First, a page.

In the 1950s, ski touring equipment was mostly adapted from the downhill ski gear of the time. With cable bindings, you'd mount a second set of cable guides on the side of the skis a little farther forward to be used while touring. The cable would be released from the rear guides for touring, then re-hitched for downhill skiing. Many people used beartrap toe irons, which did not release. If you had a releasable toe piece, you could use something like the Marker "switchplate" (touring adapter) while touring. It was a flat sheet of metal, punched out on a press, with two wings bent up to hold the boot toe and two wings bent down to fit around the ski. The downward wings had cutouts which fit onto a couple of screws installed in the sidewall of the ski. "They'd clip in there kind of like a key," said Gary. The wings kept the boot from twisting sideways out of the releasable toe piece. The adapters were removed and put in the pack for the run down. The Marker switchplate was rather lightweight and some people made their own adapters from heavier stock.

The first real touring binding Gary remembered was the Ramy Securus, made in France. "It was kind of an abomination," he said. "You ever seen one?" The binding used a cable with a front throw, as usual, and had what looked like a regular toe iron. But when you twisted the heel of the boot sideways, the wings of the toe iron would swing out (pivoting at the toe) for a lateral release. Gary thought the Ramy Securus was the first time anybody tried to design a binding specifically for touring. It was heavy. Later, Silvretta produced a binding with a toe piece made of wire (the Saas-Fee). The binding had forward release only and people often used them with "bushwacker" skis. The Gertsch was an early plate touring binding and predecessor to the Fritschi. Fritschi originally made engineering drawing tables, very high quality, with various tilt controls and such. They made parts for Gertsch and eventually got into the binding business themselves after Gertsch folded.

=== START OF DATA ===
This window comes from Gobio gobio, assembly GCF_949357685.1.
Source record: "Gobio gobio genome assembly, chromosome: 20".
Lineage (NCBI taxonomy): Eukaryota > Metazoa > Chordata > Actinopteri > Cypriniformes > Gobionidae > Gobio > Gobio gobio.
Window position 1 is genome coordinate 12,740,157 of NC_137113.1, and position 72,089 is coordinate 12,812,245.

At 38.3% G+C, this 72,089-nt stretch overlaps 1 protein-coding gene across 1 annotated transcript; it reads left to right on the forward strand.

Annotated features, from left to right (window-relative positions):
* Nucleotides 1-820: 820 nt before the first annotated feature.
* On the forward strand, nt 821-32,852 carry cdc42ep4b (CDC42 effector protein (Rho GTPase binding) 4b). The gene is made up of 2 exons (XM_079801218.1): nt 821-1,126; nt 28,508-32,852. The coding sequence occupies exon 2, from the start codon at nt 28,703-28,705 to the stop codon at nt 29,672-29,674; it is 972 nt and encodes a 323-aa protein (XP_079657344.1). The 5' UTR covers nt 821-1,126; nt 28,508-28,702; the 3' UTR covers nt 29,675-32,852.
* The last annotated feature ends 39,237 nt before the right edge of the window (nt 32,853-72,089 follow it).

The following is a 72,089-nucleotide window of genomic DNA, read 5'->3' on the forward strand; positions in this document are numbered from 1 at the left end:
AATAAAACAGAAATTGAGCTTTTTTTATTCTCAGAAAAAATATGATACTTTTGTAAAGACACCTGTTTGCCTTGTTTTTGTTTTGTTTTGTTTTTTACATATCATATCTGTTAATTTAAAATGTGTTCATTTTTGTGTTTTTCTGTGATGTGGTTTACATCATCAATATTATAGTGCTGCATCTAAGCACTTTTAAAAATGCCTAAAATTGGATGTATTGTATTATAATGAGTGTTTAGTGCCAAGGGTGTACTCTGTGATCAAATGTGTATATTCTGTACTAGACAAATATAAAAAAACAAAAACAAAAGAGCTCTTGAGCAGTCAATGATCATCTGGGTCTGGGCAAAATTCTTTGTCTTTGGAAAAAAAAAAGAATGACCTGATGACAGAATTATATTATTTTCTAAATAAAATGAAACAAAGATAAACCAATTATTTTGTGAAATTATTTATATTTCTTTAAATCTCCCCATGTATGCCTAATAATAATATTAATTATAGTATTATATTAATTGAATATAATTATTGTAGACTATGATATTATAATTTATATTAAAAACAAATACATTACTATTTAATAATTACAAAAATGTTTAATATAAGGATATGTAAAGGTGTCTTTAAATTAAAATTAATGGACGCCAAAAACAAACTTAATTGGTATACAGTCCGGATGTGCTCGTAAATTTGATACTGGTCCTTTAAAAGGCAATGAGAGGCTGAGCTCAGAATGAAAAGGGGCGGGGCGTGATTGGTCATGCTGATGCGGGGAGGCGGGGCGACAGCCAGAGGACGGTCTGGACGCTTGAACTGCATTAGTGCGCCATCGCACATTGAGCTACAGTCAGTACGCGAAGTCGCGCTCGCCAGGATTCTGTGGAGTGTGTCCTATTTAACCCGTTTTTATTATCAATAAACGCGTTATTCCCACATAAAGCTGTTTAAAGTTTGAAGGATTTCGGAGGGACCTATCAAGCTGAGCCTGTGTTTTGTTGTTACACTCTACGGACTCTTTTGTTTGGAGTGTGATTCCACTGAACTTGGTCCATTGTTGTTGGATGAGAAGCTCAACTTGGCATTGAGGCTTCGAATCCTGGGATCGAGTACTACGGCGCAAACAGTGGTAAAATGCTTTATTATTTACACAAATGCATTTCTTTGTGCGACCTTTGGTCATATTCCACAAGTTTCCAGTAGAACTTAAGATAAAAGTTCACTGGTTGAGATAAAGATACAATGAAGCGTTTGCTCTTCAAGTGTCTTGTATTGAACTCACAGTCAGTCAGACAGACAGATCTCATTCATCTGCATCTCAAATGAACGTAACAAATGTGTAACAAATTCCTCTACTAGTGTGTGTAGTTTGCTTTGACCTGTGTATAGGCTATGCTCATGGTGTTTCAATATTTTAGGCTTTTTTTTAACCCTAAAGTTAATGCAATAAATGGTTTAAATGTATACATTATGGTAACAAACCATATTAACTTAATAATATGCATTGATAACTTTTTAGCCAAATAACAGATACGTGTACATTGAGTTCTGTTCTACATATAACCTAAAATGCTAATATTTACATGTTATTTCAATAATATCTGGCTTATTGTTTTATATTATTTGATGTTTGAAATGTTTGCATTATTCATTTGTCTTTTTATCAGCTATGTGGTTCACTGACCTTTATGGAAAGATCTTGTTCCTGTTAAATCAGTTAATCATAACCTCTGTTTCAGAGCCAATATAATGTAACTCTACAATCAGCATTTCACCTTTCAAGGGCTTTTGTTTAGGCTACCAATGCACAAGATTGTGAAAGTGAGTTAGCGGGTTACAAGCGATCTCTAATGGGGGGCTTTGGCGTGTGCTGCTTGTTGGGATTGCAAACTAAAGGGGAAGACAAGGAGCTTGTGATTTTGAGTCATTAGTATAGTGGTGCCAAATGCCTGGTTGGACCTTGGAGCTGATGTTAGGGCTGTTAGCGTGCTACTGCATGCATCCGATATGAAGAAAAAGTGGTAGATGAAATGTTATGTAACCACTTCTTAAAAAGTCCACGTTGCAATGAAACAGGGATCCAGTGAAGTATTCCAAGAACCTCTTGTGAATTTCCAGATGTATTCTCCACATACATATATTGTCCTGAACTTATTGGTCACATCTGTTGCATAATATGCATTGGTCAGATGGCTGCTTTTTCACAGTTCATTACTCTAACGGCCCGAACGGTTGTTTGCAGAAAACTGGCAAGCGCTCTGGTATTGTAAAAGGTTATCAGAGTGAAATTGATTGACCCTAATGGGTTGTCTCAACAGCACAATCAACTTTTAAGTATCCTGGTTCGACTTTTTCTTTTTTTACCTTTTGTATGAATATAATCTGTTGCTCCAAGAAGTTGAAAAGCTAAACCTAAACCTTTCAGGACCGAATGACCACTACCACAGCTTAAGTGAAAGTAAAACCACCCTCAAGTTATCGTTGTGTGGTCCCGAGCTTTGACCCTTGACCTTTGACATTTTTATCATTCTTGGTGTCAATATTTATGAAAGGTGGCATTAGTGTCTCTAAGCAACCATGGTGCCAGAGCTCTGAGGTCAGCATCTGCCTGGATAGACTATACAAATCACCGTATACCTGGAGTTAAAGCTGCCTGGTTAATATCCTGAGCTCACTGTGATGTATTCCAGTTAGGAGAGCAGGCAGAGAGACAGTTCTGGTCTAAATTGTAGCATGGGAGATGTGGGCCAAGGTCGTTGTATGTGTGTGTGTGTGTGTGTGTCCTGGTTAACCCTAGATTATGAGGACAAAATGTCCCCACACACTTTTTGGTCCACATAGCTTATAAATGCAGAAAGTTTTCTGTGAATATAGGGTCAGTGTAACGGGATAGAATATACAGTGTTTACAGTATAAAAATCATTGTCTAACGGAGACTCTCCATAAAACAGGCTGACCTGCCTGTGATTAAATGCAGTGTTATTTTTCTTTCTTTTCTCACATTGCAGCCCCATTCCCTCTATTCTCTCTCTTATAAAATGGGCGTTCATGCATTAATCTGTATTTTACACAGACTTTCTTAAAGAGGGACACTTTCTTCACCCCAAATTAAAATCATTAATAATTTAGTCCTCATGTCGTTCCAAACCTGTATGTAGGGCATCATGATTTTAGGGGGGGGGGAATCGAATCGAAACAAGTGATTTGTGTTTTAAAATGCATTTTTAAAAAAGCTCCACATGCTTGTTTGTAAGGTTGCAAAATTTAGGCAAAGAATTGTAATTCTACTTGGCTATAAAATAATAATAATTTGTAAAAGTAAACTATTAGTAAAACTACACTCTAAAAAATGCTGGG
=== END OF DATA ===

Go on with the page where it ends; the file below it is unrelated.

Most people toured in leather ski boots. Army surplus boots were big square-toed things, more often used for climbing than skiing.

We talked a little about Nordic ski gear and Gary recalled that the first Nordic skis were very narrow and light, made for track skiing. Gradually, as people got into telemarking, the gear became heavier and more expensive. Gary thought the growth of Nordic skiing in the 1960s and 1970s may have been due to economics. Nordic gear was cheap then, but not anymore. He wondered whether the growth of snowshoeing today might also be due to economics. "I remember it was a real strange sight if you saw a cross-country skier out in the backcountry," he said. "Hey look at that guy, he's on skinny skis. Then it almost switched to where it was the other way around. Gee, that guy's on alpine skis." He remarked, "Lately you don't see as many telemarkers out there."

Some time after my conversation with Gary I had a chance to review the REI catalog collection. See rei-catalogs.

Email, 18 May 2020
Sent to me by Joan Burton

Joan Burton sent me an email with a story by Gary Rose about his experience during a ski tour to Mt Rainier's Camp Muir the day Mt St Helens exploded, May 18, 1980.

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Last Updated: Mon, May 18, 2020 8:48:23 AM